We used hormone-inducible constructs to allow precise temporal control of ERF activity, in order to distinguish the effects of Erf on neural induction from effects on neuronal differentiation. Fusion of ERF to the ligand-binding domain of the human glucocorticoid receptor (hGR) sequesters ERF in the cytoplasm in the absence of dexamethasone (DEX) (Kolm and Sive, 1995). DEX treatment releases ERF, allowing it to enter the nucleus. ERF is exported from the nucleus upon phosphorylation by ERK (extracellular signal-regulated kinase), therefore we designed mutated constructs that manipulate ERK phosphorylation. ERF is phosphorylated at Thr526, Ser161, Ser246 and Ser251 in rodent fibroblasts; alanine substitutions at any of these positions decreased nuclear export and increased ERF-mediated repression (Le Gallic et al., 1999). Only Ser246 and Ser251 and the surrounding residues required for phosphorylation by ERK are conserved in Xenopus, chick and zebrafish. We designed a ‘constitutively nuclear’ construct to mimic permanently the unphosphorylated state (Ser246,251 → Ala246,251), such that ERF is maintained in the nucleus and increases repression. A phosphomimetic (Ser246,251 → Glu246,251) mutant that is constitutively exported from the nucleus (inhibiting repression) was also produced (Wagner et al., 2004). These Erf constructs demonstrated the appropriate subcellular localization in the presence and absence of DEX (supplementary material Fig. S13).
mRNAs encoding hGR-ERF fusion proteins were unilaterally microinjected into two- or four-cell embryos, treated with dexamethasone after the beginning of neural induction (stage 11) and fixed at stage 14. Whole-mount in situ hybridization with N-tubulin revealed that overexpression of hGR-Erf (Ser246,251 → Ala246,251) after neural induction led to more primary neurons (supplementary material Fig. S14A; Fig. S15B,D). The hGR-Erf (Ser246,251 → Glu246,251) mutant did not affect the number of neurons, presumably because it is transported out of the nucleus and is unable to act as a transcriptional repressor (supplementary material Fig. S14B; Fig. S15F,H). DMSO treatment did not alter the number of neurons (supplementary material Fig. S14; Fig. S15A,C,E,G). To demonstrate that Erf acts downstream of RAR, we attempted to rescue the loss of N-tubulin in RARγ-MO embryos with hGR-Erf (Ser246,251 → Ala246,251) mRNA. We observed a partial rescue of N-tubulin in dexamethasone-treated embryos (supplementary material Fig. S16).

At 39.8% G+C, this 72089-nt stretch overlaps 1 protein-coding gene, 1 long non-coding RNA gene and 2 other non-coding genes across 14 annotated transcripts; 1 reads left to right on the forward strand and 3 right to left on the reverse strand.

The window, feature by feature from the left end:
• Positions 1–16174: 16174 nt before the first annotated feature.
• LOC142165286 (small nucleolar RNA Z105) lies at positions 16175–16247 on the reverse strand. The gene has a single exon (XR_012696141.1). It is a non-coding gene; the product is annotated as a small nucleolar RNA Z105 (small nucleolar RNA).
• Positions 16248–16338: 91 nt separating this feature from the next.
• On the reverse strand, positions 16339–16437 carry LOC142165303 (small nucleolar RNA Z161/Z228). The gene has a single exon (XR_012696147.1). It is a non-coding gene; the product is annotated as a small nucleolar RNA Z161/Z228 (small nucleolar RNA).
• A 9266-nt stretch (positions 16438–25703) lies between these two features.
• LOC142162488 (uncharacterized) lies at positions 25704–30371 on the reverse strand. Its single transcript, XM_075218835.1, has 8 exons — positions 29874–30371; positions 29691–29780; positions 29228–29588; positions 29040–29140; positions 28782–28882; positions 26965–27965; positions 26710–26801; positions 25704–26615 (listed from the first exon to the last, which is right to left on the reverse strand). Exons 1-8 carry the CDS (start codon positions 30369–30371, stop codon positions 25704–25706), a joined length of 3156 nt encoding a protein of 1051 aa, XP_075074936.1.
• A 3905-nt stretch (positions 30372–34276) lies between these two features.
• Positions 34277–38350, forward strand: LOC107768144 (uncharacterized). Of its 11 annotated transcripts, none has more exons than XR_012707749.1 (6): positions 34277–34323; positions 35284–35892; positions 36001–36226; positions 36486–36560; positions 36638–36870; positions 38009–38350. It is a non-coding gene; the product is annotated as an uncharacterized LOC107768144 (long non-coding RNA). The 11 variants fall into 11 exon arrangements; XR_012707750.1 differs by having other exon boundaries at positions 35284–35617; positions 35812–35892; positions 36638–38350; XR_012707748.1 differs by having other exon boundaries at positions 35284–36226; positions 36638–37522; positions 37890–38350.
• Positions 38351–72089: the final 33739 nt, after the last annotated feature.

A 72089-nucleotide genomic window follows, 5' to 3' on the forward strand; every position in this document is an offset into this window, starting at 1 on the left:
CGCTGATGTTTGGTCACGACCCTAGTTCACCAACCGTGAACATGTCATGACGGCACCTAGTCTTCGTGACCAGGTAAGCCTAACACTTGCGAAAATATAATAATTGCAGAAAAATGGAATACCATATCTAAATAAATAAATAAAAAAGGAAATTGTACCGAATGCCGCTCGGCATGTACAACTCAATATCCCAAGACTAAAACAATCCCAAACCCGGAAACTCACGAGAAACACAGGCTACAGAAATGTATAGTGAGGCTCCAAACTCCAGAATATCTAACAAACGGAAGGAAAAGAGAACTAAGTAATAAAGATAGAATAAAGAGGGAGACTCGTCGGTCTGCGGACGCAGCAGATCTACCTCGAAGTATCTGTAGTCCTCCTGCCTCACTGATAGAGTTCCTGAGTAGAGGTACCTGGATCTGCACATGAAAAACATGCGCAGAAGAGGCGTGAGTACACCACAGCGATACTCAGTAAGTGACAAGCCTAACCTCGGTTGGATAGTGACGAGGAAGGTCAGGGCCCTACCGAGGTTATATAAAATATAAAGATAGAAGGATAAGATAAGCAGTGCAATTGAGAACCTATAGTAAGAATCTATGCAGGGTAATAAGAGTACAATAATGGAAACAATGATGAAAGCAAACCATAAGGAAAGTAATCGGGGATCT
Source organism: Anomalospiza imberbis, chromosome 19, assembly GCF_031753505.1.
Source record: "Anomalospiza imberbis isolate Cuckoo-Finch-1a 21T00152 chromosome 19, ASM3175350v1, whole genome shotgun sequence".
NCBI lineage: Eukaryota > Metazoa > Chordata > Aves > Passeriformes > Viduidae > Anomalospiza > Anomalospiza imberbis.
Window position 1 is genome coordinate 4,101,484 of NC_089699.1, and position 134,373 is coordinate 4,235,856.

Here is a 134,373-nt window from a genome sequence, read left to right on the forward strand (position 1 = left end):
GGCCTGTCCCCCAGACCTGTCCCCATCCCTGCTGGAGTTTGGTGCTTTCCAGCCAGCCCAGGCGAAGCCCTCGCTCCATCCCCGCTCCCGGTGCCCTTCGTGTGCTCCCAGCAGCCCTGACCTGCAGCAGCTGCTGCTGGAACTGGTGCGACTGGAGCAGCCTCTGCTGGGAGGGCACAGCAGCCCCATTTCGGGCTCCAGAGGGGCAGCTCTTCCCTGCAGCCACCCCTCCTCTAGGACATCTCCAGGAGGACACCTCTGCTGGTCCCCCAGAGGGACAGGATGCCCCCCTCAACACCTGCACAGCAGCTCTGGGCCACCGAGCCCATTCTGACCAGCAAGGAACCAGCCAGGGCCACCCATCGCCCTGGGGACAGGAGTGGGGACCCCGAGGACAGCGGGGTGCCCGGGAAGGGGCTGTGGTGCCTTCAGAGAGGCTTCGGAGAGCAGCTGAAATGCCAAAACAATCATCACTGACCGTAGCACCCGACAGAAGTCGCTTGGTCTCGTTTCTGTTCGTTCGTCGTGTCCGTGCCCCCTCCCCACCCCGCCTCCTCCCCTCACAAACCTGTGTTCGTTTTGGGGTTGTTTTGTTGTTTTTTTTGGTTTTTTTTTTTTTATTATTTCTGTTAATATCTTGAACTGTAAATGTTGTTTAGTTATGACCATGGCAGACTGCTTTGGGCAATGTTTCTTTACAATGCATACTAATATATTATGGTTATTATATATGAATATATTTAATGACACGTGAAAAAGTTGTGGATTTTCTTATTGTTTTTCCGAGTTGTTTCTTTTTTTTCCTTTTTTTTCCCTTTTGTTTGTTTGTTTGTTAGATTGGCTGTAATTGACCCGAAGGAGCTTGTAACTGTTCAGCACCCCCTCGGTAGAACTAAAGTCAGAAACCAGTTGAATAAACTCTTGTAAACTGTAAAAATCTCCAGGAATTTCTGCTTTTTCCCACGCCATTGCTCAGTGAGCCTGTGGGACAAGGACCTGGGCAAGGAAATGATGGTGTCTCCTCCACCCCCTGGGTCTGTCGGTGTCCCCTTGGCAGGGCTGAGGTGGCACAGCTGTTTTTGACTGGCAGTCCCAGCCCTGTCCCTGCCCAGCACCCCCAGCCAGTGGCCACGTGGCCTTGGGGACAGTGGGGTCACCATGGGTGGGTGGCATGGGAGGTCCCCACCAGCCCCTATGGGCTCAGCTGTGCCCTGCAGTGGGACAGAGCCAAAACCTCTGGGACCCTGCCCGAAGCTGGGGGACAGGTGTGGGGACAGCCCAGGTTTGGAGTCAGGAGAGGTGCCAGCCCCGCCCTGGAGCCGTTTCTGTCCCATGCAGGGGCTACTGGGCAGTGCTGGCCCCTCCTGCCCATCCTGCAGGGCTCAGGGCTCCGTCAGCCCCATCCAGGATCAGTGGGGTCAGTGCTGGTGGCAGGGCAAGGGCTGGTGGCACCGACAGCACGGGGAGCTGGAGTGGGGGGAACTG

We examined N-tubulin expression at a slightly earlier stage (stage 13/13.5) to determine whether overexpression of hGR-Erf (Ser246,251 → Ala246,251) caused precocious neurogenesis. When embryos injected with hGR-Erf (S→A) were treated with dexamethasone at stage 10.5 or stage 11, we noticed precocious neurogenesis on the injected side in 27-28% of the embryos (Fig. 8E,F,H,I). Overexpression of hGR-Erf (S→A) decreased proliferation on the injected side of dexamethasone-treated embryos (supplementary material Fig. S17D-F). When embryos were treated at stage 9 with dexamethasone, knock down of N-tubulin was observed, as expected, presumably because Erf interfered with the early action of FGF on neural induction (Fig. 8B,C). When embryos were treated with dexamethasone after stage 11, no precocious neurogenesis was observed. We infer that Erf was released to function in the nucleus too late to affect neuronal differentiation (Fig. 8K,L). DMSO vehicle treatment did not alter the number of neurons (Fig. 8A,C,D,F,G,I,J,L) or proliferation (supplementary material Fig. S17A-C).
RAR signaling promotes neuronal differentiation
Developing systems maintain a dynamic balance between cell proliferation and differentiation, yet the molecular mechanisms regulating this equilibrium are poorly understood. Mutually inhibitory interactions between factors promoting proliferation (e.g. FGFs) versus differentiation (e.g. RA), and cell cycle genes involved have been described in a few systems, including neuronal progenitor cells (Chen et al., 2012; Diez del Corral et al., 2003; Seo et al., 2005a). Little is known about the molecular nature of the switch that controls the shift between proliferation of neural precursors and their entry into the neuronal differentiation pathway (Kaldis and Richardson, 2012).